Classical pianist Janis discusses more than just music in this intriguing autobiography. Born in Pennsylvania in 1928, Janis, a musical child prodigy, portrays himself as an attentive diamond in the rough refined by remarkable family sacrifices and influential patrons, including his mentor Vladimir Horowitz.
A Carnegie Hall debut at 20 marks the prelude to a glamorous life of meeting celebrities and royalty while performing, recording, and touring Europe, Israel, and the Soviet Union. Only when arthritis slows his busy pace and threatens his career does Janis allow self-doubt to cloud an otherwise inspirational narrative. Throughout, Janis balances daily living against his developing inner consciousness.
Each milestone–musical, personal, or romantic–exacts its emotional toll and pushes Janis to explore the affinities between his artistic sensitivity and the paranormal. As retold here, those experiences encompass the superstitious (Janis often bows to an imagined co-performer after playing a concert), the spooky (a closed piano plays on its own), and the mysterious (a death mask of Chopin sheds tears), among others.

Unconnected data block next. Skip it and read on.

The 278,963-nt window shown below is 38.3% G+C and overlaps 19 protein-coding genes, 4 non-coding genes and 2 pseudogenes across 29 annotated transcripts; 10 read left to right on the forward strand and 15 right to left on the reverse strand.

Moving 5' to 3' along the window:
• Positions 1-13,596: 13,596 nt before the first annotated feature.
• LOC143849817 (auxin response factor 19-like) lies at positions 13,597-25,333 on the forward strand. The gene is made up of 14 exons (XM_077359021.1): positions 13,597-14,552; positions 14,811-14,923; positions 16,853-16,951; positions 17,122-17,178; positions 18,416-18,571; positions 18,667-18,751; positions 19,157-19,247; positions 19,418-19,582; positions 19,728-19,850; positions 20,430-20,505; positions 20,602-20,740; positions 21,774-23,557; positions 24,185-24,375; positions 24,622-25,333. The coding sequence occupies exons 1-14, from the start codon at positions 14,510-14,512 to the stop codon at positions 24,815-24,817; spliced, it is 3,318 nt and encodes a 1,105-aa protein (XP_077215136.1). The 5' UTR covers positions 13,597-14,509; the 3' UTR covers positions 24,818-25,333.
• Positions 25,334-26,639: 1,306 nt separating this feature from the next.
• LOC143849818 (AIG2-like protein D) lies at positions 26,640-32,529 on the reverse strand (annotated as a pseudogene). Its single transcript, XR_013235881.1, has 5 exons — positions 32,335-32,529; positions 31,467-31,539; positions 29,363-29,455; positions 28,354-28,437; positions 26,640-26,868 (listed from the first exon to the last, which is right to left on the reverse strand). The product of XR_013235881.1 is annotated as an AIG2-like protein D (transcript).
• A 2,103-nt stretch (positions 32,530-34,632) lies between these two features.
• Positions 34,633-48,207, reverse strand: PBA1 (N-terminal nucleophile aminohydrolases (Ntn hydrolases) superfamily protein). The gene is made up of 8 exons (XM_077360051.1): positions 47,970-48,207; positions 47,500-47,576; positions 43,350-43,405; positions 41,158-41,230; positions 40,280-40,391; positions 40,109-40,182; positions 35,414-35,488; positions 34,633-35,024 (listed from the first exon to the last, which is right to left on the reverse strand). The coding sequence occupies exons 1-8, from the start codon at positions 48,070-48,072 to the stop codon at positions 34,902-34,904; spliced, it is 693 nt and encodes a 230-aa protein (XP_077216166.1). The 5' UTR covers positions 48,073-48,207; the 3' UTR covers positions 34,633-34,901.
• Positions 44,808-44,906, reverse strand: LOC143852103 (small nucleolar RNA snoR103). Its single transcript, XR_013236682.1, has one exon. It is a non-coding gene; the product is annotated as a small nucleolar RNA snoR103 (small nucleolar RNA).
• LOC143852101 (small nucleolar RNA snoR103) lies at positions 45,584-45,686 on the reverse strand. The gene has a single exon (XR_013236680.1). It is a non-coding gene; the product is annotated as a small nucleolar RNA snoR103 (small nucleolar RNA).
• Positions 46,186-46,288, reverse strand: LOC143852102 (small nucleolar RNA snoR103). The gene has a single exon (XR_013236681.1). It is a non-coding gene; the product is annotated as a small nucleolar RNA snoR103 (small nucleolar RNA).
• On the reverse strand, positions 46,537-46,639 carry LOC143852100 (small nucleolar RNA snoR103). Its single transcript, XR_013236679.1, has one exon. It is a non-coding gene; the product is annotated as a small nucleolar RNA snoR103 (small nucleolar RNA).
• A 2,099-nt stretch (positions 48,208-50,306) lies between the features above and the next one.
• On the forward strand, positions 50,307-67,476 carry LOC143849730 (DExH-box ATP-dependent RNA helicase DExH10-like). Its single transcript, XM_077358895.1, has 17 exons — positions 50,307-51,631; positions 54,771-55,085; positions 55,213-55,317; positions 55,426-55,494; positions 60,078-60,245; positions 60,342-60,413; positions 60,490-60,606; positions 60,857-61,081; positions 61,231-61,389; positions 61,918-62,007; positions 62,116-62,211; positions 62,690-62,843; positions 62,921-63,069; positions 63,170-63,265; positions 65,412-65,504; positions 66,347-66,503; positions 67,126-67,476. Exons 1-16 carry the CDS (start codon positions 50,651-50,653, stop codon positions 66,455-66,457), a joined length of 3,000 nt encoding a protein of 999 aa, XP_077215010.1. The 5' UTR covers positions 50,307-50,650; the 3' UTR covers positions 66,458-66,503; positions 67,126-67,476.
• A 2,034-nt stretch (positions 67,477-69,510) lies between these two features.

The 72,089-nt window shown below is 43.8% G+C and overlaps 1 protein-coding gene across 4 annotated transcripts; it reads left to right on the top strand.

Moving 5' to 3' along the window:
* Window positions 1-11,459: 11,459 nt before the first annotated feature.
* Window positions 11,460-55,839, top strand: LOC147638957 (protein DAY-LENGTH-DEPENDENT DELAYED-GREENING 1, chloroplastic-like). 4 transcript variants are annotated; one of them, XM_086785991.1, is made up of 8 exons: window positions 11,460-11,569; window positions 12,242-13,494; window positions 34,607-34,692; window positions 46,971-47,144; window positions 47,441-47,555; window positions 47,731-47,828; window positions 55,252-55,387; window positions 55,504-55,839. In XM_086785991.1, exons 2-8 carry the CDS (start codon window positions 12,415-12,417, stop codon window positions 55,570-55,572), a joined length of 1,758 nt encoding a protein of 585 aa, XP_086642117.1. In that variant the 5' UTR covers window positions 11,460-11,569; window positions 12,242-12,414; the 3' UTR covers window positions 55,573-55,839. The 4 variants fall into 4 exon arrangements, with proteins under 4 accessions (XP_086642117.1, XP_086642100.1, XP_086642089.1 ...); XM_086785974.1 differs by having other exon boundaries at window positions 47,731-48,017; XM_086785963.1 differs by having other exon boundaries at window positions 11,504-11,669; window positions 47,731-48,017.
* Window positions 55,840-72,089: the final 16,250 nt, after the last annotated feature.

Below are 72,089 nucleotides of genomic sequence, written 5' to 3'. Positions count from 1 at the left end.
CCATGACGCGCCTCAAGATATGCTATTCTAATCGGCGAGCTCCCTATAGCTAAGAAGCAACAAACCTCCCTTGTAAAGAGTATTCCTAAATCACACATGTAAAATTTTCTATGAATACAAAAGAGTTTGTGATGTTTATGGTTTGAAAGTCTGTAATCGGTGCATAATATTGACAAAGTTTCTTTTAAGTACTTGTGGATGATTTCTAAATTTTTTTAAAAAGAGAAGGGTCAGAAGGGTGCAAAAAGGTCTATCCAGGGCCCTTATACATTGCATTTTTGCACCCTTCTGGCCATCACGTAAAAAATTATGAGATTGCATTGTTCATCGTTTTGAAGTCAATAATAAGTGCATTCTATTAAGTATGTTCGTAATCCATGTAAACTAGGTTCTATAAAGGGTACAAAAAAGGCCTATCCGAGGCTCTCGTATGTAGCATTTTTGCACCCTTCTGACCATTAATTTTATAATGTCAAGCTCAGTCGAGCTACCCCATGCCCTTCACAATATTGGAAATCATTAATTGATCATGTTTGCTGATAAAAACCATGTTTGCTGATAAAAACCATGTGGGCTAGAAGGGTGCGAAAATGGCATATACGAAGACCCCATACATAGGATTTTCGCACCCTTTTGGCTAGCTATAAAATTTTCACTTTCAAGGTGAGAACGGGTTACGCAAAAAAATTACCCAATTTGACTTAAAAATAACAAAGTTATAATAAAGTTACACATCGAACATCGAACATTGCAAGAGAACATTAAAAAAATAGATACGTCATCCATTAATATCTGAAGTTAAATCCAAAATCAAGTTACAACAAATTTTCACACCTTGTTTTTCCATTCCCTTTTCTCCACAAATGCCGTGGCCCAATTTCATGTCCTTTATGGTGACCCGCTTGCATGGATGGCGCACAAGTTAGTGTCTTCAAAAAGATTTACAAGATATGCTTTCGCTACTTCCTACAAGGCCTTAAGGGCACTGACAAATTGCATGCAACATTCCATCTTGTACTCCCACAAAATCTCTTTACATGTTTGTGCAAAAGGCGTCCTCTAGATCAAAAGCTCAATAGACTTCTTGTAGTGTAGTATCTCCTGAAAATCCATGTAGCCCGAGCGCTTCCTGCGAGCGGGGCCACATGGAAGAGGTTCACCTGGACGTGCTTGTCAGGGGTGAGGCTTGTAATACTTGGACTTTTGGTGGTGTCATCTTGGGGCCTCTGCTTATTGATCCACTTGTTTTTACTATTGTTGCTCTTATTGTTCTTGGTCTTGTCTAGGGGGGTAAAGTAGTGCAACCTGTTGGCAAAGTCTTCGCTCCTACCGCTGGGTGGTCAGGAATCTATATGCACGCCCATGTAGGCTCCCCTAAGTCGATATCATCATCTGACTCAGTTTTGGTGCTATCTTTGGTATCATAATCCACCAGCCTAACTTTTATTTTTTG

Janis and his wife, coauthor Cooper Janis, are not effusive about these incidents. References to synchronicity and Jung, experiences with Janis’s friend psychic Uri Geller, and recommended readings at book’s end allow readers to appreciate Janis’s conviction while coming to their own conclusions. (Dec.) (Publishers Weekly, October 18, 2010)